The application event loop

In order to let pyglet process operating system events such as mouse and keyboard events, applications need to enter an application event loop. The event loop watches for new events, dispatches those events, and sleeps until something else needs to be done. It also handles any functions that you have scheduled on the clock (see Calling functions periodically). pyglet ensures that the loop iterates only as often as necessary to fulfill all scheduled functions and user input. It is well tuned for performance and low power usage on Windows, Linux and macOS.

After creating Windows and attaching event handlers, most applications need only call:

The run() function does not return until all open windows have been closed, or until is called.

Once you have entered the event loop it dispatches window events (such as for keyboard input or mouse movement), events from Controllers or Joysticks, and any other events as they occur. By default, the application event loop will also refresh all Windows and dispatch the on_draw() event at a rate of 60Hz (60 times per second). You can customize this by passing the desired interval in seconds to run():    # 30Hz
# or   # 120Hz
# or for benchmarking, redraw as fast as possible:

Passing None to run() is a special case. It will enter the event loop as usual, but it will not dispatch the Window events. This can be desired if you wish to have different refresh rates for different Windows, or even change the refresh rate while the application is running.

Customising the event loop

The pyglet event loop is encapsulated in the EventLoop class, which provides several hooks that can be overridden for customising its behaviour. This is recommended only for advanced users – typical applications and games are unlikely to require this functionality.

To use the EventLoop class directly, instantiate it and call run:

event_loop =

Only one EventLoop can be running at a time; when the run() method is called the module variable is set to the running instance. Other pyglet modules such as pyglet.window depend on this.

Event loop events

You can listen for several events on the event loop instance. A useful one of these is on_window_close(), which is dispatched whenever a window is closed. The default handler for this event exits the event loop if there are no more windows. The following example overrides this behaviour to exit the application whenever any window is closed:

event_loop =

def on_window_close(window):
    return pyglet.event.EVENT_HANDLED

Overriding the default idle policy

The method is called every iteration of the event loop. It is responsible for calling scheduled clock functions, and deciding how idle the application is. You can override this method if you have specific requirements for tuning the performance of your application; especially if it uses many windows.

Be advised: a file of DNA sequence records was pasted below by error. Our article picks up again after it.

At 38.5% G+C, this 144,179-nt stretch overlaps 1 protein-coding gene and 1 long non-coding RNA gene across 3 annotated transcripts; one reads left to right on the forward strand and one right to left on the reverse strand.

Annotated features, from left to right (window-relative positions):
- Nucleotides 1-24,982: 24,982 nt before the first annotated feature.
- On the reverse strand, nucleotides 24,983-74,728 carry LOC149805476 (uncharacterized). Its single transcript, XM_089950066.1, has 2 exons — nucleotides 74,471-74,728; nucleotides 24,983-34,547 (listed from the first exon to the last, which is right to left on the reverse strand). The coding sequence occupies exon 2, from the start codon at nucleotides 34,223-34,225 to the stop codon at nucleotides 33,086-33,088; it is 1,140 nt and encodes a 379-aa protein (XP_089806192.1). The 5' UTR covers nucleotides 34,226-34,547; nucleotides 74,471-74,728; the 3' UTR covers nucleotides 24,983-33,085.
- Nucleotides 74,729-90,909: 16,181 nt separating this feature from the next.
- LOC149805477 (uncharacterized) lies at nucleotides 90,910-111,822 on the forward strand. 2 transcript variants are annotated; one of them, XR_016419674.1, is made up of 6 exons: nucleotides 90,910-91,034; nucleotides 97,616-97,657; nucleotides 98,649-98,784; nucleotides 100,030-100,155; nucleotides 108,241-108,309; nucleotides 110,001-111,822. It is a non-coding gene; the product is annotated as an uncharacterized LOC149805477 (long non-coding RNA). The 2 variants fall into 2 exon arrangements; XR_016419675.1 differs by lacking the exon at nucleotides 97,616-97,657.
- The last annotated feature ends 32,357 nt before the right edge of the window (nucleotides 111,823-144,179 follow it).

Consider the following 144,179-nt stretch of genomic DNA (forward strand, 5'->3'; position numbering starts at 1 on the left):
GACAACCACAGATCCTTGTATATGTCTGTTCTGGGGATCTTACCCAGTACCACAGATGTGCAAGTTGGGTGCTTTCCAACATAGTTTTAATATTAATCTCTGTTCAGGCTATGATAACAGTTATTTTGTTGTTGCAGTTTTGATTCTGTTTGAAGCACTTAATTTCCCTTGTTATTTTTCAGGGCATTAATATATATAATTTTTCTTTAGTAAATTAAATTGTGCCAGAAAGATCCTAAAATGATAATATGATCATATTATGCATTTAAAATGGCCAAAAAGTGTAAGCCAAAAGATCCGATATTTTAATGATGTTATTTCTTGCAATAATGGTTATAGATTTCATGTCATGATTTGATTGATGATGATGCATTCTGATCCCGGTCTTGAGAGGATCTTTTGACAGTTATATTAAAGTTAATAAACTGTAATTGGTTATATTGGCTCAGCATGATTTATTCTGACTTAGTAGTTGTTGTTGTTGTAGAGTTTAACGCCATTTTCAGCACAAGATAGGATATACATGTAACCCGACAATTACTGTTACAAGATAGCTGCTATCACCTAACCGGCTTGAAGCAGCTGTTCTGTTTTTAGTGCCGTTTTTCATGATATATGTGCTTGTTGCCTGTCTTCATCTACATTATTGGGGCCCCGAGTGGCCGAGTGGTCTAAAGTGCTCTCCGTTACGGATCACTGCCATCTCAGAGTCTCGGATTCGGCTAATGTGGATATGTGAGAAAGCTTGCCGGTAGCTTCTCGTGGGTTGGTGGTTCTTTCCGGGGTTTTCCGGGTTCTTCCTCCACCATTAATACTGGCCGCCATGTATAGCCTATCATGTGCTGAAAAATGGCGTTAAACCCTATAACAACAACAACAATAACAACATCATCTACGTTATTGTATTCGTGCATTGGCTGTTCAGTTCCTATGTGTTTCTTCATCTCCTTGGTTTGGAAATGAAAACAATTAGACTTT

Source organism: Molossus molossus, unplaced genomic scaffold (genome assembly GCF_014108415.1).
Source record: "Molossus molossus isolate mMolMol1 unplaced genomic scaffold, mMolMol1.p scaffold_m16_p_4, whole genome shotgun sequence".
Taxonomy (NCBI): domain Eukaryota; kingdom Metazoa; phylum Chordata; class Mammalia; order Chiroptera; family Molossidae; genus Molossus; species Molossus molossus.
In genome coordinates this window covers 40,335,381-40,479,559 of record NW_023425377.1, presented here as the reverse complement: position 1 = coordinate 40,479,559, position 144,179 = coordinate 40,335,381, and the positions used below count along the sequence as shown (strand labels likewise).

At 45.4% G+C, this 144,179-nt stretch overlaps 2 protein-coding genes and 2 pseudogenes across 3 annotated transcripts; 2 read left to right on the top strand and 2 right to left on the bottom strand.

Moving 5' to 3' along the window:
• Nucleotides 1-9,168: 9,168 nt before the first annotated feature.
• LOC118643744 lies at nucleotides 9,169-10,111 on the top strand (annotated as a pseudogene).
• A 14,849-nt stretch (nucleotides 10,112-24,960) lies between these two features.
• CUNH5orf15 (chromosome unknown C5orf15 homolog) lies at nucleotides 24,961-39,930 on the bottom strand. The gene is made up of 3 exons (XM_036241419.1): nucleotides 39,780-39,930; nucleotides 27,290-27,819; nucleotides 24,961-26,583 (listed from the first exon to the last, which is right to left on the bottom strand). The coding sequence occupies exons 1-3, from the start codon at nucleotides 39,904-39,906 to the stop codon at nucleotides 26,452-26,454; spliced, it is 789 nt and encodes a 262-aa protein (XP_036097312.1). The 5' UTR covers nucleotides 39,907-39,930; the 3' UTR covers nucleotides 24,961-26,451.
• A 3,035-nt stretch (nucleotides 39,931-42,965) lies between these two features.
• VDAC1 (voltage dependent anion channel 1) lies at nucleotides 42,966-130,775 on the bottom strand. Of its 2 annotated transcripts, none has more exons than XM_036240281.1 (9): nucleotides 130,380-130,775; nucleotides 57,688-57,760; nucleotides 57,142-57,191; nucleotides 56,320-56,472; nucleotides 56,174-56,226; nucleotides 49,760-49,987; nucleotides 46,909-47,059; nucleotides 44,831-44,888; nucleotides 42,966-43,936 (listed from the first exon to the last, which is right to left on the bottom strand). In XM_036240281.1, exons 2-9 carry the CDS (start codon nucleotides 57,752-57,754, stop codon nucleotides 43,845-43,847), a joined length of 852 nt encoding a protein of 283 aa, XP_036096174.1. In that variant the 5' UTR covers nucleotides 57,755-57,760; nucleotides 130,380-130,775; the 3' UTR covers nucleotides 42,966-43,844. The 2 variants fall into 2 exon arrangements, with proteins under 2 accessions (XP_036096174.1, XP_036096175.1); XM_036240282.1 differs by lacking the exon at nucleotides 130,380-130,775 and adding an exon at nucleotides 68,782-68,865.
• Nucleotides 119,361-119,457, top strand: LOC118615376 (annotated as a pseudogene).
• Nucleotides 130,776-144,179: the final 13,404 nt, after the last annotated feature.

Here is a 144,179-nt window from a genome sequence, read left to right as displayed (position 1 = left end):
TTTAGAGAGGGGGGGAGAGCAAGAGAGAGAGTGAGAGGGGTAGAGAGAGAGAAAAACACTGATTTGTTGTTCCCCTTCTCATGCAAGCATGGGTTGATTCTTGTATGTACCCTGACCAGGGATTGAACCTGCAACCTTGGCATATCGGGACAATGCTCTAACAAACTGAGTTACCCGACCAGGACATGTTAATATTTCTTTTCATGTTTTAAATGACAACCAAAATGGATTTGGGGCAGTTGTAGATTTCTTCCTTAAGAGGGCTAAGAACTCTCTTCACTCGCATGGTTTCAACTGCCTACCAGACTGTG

The default implementation has the following algorithm:

  1. Call pyglet.clock.tick() with poll=True to call any scheduled functions.

  2. Return the value of pyglet.clock.get_sleep_time().

The return value of the get_sleep_time() method is the number of seconds until the event loop needs to iterate again (unless there is an earlier user-input event); or None if the loop can wait for input indefinitely.

Creating a Custom Event Loop

Many windowing toolkits requie the application developer to write their own event loop. This is also possible in pyglet, but is usually just an inconvenience compared to It can be necessary in some situations, such as when combining pyglet with other toolkits, but is strongly discouraged for the following reasons:

  • Keeping track of delta times between frames, and maintaining a stable frame rate can be challenging. It is difficult to write a manual event loop that does not waste CPU cycles and is still responsive to user input.

  • The EventLoop class provides plenty of hooks for most toolkits to be integrated without needing to resort to a manual event loop.

  • Because EventLoop is tuned for specific operating systems, it is more responsive to user events, and continues calling clock functions while windows are being resized, and (on macOS) the menu bar is being tracked.

With that out of the way, a manual event loop usually has the following form:

while True:

    for window in

The call to pyglet.clock.tick() is required for ensuring scheduled functions are called, including the internal data pump functions for playing sounds, animations, and video.

The dispatch_events() method checks the window’s operating system event queue for user input and dispatches any events found. The method does not wait for input – if there are no events pending, control is returned to the program immediately.

The dispatch_event('on_draw')() method is optional if you are catching this Window event. If you are not using this event, your draw calls (Batch.draw()) should go here instead.